Google today released Chrome 39, the company's first 64-bit browser for OS X from its "stable" branch.
The update also patched 42 vulnerabilities and paid $41,500 in bounties to the bug hunters who reported a dozen of the flaws.
Chrome 39's most visible change was on the Mac, where it shifted from a long-available 32-bit browser to one designed and optimized for 64-bit PCs and operating systems.
In August, Google announced that Chrome 38 would be the first in its series of 64-bit browsers on OS X. But the next month Google revised the schedule. "We're now bringing these benefits to OS X with Chrome 64-bit for Mac, version 39, due to be released in November," the company said in a brief blog update on Sept. 12.
Google has touted Chrome 64-bit on OS X as faster to launch and less of a memory glutton than the older 32-bit edition.
The appearance today of Chrome 64-bit also signaled the retirement of the 32-bit version on the Mac, which will be stuck on Chrome 38.
Apple's then-CEO Steve Jobs trumpeted the switch from the PowerPC line of processors to Intel CPUs in early 2005, and his company began selling Intel-based Macs in January 2006. The first generations relied on 32-bit processors, but by August 2007, Apple had completed the transition to 64-bit.
That means Chrome users with older Intel-based Macs -- those sold between January 2006 and August 2007, at the latest -- will not be able to run the new browser.
Apple shifted its lines from 32- to 64-bit at different times: The MacBook Pro, for instance, went 64-bit in October 2006, while the less-expensive MacBook switched to 64-bit in November 2006. Apple stopped selling 32-bit iMacs in September 2006, and shifted to 64-bit for the Mac Mini in August 2007.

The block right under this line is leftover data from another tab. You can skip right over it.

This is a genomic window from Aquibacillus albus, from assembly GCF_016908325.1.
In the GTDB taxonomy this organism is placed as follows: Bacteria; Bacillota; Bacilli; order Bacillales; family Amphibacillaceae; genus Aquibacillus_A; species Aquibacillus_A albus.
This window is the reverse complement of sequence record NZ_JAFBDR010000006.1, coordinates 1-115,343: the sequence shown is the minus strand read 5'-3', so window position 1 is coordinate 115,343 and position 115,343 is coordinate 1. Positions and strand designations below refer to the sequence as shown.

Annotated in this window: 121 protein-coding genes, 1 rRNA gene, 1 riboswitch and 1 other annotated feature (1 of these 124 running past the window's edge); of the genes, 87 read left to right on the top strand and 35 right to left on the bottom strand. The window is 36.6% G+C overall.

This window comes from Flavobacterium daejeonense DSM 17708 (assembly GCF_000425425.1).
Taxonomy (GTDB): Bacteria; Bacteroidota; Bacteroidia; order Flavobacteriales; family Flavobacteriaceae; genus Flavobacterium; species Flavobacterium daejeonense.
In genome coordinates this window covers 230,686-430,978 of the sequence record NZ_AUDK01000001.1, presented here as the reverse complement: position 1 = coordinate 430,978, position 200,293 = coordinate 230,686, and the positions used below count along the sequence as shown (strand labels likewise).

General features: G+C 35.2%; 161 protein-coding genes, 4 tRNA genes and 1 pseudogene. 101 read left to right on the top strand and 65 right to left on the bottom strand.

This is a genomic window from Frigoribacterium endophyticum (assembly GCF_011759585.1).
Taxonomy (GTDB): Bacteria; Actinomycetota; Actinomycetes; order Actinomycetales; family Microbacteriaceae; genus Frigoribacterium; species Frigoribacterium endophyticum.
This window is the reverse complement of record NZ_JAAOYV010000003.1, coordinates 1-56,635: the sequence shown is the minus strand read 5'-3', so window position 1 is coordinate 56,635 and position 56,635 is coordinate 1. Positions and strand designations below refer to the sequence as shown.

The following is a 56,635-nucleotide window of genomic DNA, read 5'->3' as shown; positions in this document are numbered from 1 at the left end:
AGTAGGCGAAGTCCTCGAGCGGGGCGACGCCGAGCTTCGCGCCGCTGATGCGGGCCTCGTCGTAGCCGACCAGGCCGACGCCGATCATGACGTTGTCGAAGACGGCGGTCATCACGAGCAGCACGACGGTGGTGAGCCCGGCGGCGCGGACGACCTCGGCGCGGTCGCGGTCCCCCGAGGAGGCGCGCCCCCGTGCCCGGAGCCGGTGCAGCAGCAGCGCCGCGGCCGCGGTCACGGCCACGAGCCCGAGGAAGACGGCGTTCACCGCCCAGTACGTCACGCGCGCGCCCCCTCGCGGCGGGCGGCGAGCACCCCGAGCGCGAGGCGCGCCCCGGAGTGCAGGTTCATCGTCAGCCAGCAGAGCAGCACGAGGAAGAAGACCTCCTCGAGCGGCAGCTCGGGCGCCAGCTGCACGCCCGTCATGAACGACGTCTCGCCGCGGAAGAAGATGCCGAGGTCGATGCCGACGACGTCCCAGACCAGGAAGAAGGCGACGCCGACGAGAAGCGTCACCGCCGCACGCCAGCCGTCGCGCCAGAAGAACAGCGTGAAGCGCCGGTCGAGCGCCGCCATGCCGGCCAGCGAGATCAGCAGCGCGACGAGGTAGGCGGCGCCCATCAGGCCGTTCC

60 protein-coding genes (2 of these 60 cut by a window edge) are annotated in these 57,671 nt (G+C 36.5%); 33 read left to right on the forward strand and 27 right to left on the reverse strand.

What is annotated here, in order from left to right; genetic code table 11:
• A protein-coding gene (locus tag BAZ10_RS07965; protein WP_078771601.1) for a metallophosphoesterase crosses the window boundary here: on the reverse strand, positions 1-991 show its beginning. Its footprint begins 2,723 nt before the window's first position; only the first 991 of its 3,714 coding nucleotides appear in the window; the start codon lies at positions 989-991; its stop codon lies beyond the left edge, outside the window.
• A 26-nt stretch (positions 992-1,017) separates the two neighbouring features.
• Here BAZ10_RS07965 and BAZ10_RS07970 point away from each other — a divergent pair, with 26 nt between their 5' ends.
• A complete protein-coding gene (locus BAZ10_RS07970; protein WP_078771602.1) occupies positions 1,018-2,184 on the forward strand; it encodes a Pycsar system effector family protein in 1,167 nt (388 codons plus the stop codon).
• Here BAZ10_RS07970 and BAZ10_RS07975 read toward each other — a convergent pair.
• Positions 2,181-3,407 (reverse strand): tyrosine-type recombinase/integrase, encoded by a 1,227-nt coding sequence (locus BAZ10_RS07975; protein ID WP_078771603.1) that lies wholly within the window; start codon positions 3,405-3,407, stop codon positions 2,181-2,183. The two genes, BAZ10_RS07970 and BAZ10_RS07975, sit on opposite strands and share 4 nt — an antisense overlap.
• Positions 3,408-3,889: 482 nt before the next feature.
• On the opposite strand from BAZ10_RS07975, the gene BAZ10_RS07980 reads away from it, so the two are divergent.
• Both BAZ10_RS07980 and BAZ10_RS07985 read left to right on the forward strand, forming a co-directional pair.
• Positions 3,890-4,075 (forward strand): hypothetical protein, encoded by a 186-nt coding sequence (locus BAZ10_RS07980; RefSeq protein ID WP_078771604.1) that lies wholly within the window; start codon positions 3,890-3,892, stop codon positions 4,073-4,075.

The MacBook Air has always featured 64-bit processors.
OS X 10.6, aka Snow Leopard, which was released in August 2009, was the last edition to support 32-bit Intel Macs.
Owners of older Intel 32-bit Macs still running Snow Leopard -- or even earlier versions, like 2007's Leopard or 2005's Tiger -- will have to either risk running an unpatched Chrome 38 or switch to a different browser. Mozilla's Firefox, for example, includes both 32- and 64-bit versions in each OS X edition's package. Opera Software's Opera also comes in a 32-bit edition.
According to Internet metrics firm Net Applications, just under 13% of all Macs ran Snow Leopard, Leopard or an earlier OS last month. A portion of those machines, however, will be capable of running Chrome, as they boast 64-bit CPUs, even though they're powered by out-of-date operating systems.
Google launched a 64-bit Chrome for Windows in August. But because that browser requires Windows 7 or later, the Mountain View, Calif. company continues to crank out 32-bit versions for PCs running Windows Vista or the already-retired Windows XP.
Of the 42 vulnerabilities patched in Chrome 39, 12 qualified for bug bounties, which ranged from a high of $16,500 split four ways to a handful of $500 rewards paid to individual researchers.
Last month, Google tripled the maximum bounty for bug reports from $5,000 to $15,000. Its top award for Chrome 39's collection was $7,500 for a "double free" flaw in Adobe's Flash, which is packaged with Chrome.
Eleven of the 12 that Google called out in a short advisory were rated "high," the company's second-most-severe threat level.
Chrome 39 can be downloaded from Google's website. Existing users will automatically be updated to the newest version.